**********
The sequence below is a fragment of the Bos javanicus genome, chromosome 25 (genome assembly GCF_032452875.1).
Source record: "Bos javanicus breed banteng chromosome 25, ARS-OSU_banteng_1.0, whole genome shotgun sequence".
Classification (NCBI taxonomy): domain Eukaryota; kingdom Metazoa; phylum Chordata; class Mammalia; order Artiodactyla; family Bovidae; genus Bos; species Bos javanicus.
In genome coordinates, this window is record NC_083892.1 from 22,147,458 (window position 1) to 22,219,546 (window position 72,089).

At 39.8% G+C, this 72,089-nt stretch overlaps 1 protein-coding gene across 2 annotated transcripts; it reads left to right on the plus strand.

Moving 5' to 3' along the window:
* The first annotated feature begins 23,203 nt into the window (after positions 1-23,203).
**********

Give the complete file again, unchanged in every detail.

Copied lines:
The sequence below is a fragment of the Bos javanicus genome, chromosome 25 (genome assembly GCF_032452875.1).
Source record: "Bos javanicus breed banteng chromosome 25, ARS-OSU_banteng_1.0, whole genome shotgun sequence".
Classification (NCBI taxonomy): domain Eukaryota; kingdom Metazoa; phylum Chordata; class Mammalia; order Artiodactyla; family Bovidae; genus Bos; species Bos javanicus.
In genome coordinates, this window is record NC_083892.1 from 22,147,458 (window position 1) to 22,219,546 (window position 72,089).

At 39.8% G+C, this 72,089-nt stretch overlaps 1 protein-coding gene across 2 annotated transcripts; it reads left to right on the plus strand.

Moving 5' to 3' along the window:
* The first annotated feature begins 23,203 nt into the window (after positions 1-23,203).